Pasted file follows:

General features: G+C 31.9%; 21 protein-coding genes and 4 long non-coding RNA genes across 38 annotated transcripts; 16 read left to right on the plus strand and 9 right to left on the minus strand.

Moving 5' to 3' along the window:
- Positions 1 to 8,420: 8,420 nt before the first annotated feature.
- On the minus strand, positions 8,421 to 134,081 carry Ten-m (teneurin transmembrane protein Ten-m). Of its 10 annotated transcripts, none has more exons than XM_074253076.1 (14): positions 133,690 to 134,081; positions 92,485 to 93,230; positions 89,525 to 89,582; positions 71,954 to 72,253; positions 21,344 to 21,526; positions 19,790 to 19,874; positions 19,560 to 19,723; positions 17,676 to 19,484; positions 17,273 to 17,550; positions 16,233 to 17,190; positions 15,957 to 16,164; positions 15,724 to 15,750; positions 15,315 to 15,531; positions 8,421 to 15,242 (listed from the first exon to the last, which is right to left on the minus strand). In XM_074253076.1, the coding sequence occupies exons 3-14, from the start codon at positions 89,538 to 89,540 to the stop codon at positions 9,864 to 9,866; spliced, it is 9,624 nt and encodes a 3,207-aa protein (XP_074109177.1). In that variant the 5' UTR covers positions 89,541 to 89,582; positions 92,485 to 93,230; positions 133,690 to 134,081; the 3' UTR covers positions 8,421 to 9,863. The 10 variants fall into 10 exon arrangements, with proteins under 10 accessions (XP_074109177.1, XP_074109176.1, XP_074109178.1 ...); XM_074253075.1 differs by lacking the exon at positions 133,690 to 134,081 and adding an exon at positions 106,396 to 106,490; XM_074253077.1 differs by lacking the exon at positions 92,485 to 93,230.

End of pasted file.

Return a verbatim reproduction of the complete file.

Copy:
General features: G+C 31.9%; 21 protein-coding genes and 4 long non-coding RNA genes across 38 annotated transcripts; 16 read left to right on the plus strand and 9 right to left on the minus strand.

Moving 5' to 3' along the window:
- Positions 1 to 8,420: 8,420 nt before the first annotated feature.
- On the minus strand, positions 8,421 to 134,081 carry Ten-m (teneurin transmembrane protein Ten-m). Of its 10 annotated transcripts, none has more exons than XM_074253076.1 (14): positions 133,690 to 134,081; positions 92,485 to 93,230; positions 89,525 to 89,582; positions 71,954 to 72,253; positions 21,344 to 21,526; positions 19,790 to 19,874; positions 19,560 to 19,723; positions 17,676 to 19,484; positions 17,273 to 17,550; positions 16,233 to 17,190; positions 15,957 to 16,164; positions 15,724 to 15,750; positions 15,315 to 15,531; positions 8,421 to 15,242 (listed from the first exon to the last, which is right to left on the minus strand). In XM_074253076.1, the coding sequence occupies exons 3-14, from the start codon at positions 89,538 to 89,540 to the stop codon at positions 9,864 to 9,866; spliced, it is 9,624 nt and encodes a 3,207-aa protein (XP_074109177.1). In that variant the 5' UTR covers positions 89,541 to 89,582; positions 92,485 to 93,230; positions 133,690 to 134,081; the 3' UTR covers positions 8,421 to 9,863. The 10 variants fall into 10 exon arrangements, with proteins under 10 accessions (XP_074109177.1, XP_074109176.1, XP_074109178.1 ...); XM_074253075.1 differs by lacking the exon at positions 133,690 to 134,081 and adding an exon at positions 106,396 to 106,490; XM_074253077.1 differs by lacking the exon at positions 92,485 to 93,230.